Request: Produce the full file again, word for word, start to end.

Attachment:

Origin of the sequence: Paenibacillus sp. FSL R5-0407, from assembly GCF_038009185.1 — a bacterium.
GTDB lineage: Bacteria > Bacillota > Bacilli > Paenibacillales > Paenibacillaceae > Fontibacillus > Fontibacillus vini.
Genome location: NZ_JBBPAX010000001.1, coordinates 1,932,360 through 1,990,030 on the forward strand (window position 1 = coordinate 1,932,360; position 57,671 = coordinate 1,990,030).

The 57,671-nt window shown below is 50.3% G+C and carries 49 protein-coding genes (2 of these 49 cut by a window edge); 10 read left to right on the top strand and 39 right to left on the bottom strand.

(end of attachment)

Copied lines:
Origin of the sequence: Paenibacillus sp. FSL R5-0407, from assembly GCF_038009185.1 — a bacterium.
GTDB lineage: Bacteria > Bacillota > Bacilli > Paenibacillales > Paenibacillaceae > Fontibacillus > Fontibacillus vini.
Genome location: NZ_JBBPAX010000001.1, coordinates 1,932,360 through 1,990,030 on the forward strand (window position 1 = coordinate 1,932,360; position 57,671 = coordinate 1,990,030).

The 57,671-nt window shown below is 50.3% G+C and carries 49 protein-coding genes (2 of these 49 cut by a window edge); 10 read left to right on the top strand and 39 right to left on the bottom strand.